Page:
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Is there any stable nosql database for iOS except for Couchbase? Couchbase is now a beta version which i don't want to use on a app with many users.(Although i like Couchbase very much)

Any suggestions? Special Thx!

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3 Answers 3

up vote 12 down vote accepted

There are several projects to get a CouchDB-compatible API available on mobile devices.

  • TouchDB, a native iOS build
  • PouchDB, an HTML5 implementation, for web and PhoneGap apps
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Thanks a ton!This is what i'm looking for –  OpenThread May 7 '12 at 5:59
You're welcome. Good luck with your project. –  JasonSmith May 7 '12 at 6:54
Now, we should use github.com/couchbase/couchbase-lite-ios instead of TouchDB (from TouchDB's developers) –  VietHung Sep 11 '14 at 6:07
TouchDB is the legacy 1.0 version of the project now named Couchbase Lite. Due to the renaming and architectural changes, Couchbase Lite lives in a separate repository (although it inherits from TouchDB.) We don't recommend using TouchDB for any new development: –  thesummersign Jul 6 at 11:55

Also take a look to this Key/value databases that have been ported (wrapped) to iOS:

  • LevelDB (Port: NULevelDB): Made by Google, and it seems to be one of the fastest out there.
  • TokyoCabinet ( Port: TSDocDB): Very fast, but it seems to be a bit outdated, the official page states that there's a new version (called KyotoCabinet) that is even faster, but for that there's no port (as far as I know). And, is licensed as LGPL (that it seems not to be fully compatible with the AppStore).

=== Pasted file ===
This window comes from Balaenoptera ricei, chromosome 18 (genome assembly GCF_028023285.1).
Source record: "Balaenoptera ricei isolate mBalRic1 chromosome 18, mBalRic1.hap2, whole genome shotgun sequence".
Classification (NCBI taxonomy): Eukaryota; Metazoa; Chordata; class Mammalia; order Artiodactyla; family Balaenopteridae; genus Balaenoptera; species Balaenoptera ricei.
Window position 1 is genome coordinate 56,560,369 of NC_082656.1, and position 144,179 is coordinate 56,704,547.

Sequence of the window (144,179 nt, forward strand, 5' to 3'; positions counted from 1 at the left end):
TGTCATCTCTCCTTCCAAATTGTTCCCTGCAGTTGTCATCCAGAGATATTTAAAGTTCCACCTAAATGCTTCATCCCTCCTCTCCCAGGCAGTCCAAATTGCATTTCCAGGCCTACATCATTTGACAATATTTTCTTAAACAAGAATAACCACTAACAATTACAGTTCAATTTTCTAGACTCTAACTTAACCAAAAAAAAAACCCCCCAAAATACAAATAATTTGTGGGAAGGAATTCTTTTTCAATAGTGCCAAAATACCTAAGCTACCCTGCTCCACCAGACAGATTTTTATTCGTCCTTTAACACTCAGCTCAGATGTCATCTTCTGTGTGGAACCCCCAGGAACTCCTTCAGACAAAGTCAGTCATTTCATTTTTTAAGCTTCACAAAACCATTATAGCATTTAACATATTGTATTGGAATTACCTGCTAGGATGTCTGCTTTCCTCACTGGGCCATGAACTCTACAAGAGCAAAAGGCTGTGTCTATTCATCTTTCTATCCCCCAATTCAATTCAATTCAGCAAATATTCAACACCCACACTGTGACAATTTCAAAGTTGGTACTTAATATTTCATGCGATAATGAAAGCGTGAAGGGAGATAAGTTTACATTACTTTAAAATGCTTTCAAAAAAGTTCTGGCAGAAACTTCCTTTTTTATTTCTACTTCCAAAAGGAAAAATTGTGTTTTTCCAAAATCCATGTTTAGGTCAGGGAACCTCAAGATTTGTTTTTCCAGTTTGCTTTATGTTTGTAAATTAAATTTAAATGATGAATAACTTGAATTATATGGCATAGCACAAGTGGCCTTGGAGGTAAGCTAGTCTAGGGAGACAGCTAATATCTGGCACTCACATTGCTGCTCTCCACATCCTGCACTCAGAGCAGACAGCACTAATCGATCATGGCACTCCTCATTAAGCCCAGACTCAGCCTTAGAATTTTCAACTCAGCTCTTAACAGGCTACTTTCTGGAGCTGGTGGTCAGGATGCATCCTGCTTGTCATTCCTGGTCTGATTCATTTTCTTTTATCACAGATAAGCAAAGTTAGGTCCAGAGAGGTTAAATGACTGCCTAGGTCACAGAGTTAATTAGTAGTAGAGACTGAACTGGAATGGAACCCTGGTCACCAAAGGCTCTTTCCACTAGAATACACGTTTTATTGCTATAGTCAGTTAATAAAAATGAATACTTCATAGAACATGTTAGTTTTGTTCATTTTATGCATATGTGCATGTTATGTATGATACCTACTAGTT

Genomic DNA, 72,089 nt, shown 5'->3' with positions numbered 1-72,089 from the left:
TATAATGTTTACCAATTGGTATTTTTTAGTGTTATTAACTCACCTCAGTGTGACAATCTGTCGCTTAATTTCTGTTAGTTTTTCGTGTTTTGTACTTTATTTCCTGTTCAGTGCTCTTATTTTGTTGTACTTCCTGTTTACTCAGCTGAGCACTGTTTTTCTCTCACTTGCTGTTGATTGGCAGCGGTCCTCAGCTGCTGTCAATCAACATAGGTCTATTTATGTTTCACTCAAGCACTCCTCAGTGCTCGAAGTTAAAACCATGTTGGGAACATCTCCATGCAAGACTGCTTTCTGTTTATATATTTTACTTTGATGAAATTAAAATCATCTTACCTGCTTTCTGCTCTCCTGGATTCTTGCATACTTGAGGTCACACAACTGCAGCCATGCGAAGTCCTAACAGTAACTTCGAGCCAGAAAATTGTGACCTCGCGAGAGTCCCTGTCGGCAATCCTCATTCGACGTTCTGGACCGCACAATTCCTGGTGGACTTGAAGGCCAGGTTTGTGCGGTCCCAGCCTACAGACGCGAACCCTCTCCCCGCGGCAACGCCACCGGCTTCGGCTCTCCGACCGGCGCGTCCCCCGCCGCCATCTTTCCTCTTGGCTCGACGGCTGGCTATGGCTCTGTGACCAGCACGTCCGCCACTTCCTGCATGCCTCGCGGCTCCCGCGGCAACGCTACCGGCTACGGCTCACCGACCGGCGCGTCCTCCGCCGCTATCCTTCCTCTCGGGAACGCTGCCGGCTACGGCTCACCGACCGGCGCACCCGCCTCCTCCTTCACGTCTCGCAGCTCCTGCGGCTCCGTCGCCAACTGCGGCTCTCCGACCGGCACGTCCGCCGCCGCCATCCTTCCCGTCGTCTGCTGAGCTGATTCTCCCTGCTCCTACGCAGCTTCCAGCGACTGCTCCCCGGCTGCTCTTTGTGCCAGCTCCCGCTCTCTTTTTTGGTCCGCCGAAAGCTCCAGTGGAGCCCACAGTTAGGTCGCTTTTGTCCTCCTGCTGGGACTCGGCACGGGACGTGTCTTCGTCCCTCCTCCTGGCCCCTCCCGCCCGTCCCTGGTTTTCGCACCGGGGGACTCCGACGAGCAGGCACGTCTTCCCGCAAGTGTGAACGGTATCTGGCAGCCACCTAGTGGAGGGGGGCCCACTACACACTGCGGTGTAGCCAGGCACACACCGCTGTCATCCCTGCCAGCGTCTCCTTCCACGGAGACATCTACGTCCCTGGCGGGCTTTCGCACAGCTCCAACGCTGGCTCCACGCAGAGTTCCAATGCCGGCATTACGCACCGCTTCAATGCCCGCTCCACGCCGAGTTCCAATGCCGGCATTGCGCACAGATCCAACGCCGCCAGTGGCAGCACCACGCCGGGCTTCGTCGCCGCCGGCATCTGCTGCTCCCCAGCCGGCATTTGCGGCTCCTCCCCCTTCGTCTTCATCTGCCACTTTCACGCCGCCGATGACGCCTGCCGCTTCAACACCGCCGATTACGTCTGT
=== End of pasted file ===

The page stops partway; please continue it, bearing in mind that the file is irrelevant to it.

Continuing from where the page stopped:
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I am also looking NoSQL for iOS and found NanoStore


Although if you have time to explore, it would be a great experience learning SQLite properly with custom functions. It is very easy to create your own NoSQL database. Just one table for all objects storing dictionaries/json along views/indexes with custom functions.

Making your own solution is not the hard part. The hard work is mapping your objects to the database. This task can grow the complexity of your codebase in most hideous ways and you need to be a very good coder to avoid that. Although maybe you must suffer through such experience if you want to be very good.

One of the most nasty problems will also be the relationships between objects. Solving that is the main goal of CoreData, that is the reason for which you will read around that CoreData is not a database.

Learning SQLite properly, specially where you create custom plugins for it, can open many doors. However be aware that most developers do not care at all about learning those details and will get lost with your code base.

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SQLite works, but seems to be really slow - reading 8000 records into objects from ASCII files took 25s on an iPod Touch 5g and took 3m from a NoSQL db. I'm going to look into faster read-only key/value stores. –  kfmfe04 Nov 24 '14 at 6:17

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